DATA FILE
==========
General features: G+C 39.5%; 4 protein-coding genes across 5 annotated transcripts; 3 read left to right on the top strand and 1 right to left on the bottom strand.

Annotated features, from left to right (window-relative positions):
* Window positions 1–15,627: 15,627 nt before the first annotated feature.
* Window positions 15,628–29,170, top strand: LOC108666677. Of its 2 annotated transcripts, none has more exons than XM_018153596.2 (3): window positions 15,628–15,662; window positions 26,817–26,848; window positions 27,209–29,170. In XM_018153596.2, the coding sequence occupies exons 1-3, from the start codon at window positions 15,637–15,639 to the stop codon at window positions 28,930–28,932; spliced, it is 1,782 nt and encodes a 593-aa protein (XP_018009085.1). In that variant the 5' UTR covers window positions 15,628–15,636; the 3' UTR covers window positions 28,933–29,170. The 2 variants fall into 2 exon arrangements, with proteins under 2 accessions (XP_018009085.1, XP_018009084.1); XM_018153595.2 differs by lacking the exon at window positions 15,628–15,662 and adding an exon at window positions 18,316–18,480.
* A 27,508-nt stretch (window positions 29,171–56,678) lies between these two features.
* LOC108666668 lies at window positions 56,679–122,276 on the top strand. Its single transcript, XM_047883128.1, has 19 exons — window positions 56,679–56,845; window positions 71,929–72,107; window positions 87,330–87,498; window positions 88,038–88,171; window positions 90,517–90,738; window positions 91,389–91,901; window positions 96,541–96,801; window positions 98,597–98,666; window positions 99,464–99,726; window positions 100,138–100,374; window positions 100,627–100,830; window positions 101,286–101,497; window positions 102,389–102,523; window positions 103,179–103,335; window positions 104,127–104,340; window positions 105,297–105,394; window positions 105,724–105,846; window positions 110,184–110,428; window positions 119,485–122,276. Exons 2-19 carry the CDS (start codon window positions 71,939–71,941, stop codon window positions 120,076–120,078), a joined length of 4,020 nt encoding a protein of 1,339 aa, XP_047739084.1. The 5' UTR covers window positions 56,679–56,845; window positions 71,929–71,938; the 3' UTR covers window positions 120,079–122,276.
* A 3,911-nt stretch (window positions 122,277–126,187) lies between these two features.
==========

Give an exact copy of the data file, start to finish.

General features: G+C 39.5%; 4 protein-coding genes across 5 annotated transcripts; 3 read left to right on the top strand and 1 right to left on the bottom strand.

Annotated features, from left to right (window-relative positions):
* Window positions 1–15,627: 15,627 nt before the first annotated feature.
* Window positions 15,628–29,170, top strand: LOC108666677. Of its 2 annotated transcripts, none has more exons than XM_018153596.2 (3): window positions 15,628–15,662; window positions 26,817–26,848; window positions 27,209–29,170. In XM_018153596.2, the coding sequence occupies exons 1-3, from the start codon at window positions 15,637–15,639 to the stop codon at window positions 28,930–28,932; spliced, it is 1,782 nt and encodes a 593-aa protein (XP_018009085.1). In that variant the 5' UTR covers window positions 15,628–15,636; the 3' UTR covers window positions 28,933–29,170. The 2 variants fall into 2 exon arrangements, with proteins under 2 accessions (XP_018009085.1, XP_018009084.1); XM_018153595.2 differs by lacking the exon at window positions 15,628–15,662 and adding an exon at window positions 18,316–18,480.
* A 27,508-nt stretch (window positions 29,171–56,678) lies between these two features.
* LOC108666668 lies at window positions 56,679–122,276 on the top strand. Its single transcript, XM_047883128.1, has 19 exons — window positions 56,679–56,845; window positions 71,929–72,107; window positions 87,330–87,498; window positions 88,038–88,171; window positions 90,517–90,738; window positions 91,389–91,901; window positions 96,541–96,801; window positions 98,597–98,666; window positions 99,464–99,726; window positions 100,138–100,374; window positions 100,627–100,830; window positions 101,286–101,497; window positions 102,389–102,523; window positions 103,179–103,335; window positions 104,127–104,340; window positions 105,297–105,394; window positions 105,724–105,846; window positions 110,184–110,428; window positions 119,485–122,276. Exons 2-19 carry the CDS (start codon window positions 71,939–71,941, stop codon window positions 120,076–120,078), a joined length of 4,020 nt encoding a protein of 1,339 aa, XP_047739084.1. The 5' UTR covers window positions 56,679–56,845; window positions 71,929–71,938; the 3' UTR covers window positions 120,079–122,276.
* A 3,911-nt stretch (window positions 122,277–126,187) lies between these two features.